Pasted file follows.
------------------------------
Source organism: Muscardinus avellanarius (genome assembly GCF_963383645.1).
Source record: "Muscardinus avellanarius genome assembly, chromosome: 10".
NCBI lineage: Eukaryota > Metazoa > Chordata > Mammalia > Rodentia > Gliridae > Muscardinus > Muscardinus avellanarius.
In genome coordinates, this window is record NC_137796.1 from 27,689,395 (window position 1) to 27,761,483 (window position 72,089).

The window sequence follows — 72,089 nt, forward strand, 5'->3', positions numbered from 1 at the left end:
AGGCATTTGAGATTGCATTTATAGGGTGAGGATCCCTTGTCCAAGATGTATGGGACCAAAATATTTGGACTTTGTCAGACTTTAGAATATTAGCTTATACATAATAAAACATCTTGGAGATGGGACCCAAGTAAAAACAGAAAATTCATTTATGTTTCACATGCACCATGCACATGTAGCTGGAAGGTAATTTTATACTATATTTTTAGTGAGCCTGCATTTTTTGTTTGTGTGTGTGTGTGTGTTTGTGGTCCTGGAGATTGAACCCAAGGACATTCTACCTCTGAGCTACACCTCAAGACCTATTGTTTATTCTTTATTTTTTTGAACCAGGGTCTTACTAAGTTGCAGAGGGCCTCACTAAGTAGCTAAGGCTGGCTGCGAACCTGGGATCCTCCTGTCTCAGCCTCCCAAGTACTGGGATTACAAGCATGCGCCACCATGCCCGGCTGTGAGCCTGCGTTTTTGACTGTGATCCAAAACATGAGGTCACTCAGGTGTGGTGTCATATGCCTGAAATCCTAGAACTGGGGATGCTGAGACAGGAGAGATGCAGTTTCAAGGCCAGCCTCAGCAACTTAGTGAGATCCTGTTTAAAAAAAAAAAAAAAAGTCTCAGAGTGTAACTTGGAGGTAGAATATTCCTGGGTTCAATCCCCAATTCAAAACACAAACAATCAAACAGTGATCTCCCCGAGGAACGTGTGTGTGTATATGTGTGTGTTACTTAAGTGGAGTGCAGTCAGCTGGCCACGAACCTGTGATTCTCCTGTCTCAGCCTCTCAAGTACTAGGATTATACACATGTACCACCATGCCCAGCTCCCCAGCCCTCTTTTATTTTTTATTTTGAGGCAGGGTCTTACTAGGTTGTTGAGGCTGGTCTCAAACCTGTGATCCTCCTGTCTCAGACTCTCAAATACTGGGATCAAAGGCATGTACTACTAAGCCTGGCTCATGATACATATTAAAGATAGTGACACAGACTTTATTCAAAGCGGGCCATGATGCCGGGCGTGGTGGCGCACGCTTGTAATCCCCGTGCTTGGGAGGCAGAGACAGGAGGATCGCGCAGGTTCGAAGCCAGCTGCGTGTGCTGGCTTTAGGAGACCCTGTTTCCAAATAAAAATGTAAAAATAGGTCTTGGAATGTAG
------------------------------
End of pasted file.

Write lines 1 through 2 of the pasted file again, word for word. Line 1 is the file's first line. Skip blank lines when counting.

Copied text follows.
Source organism: Muscardinus avellanarius (genome assembly GCF_963383645.1).
Source record: "Muscardinus avellanarius genome assembly, chromosome: 10".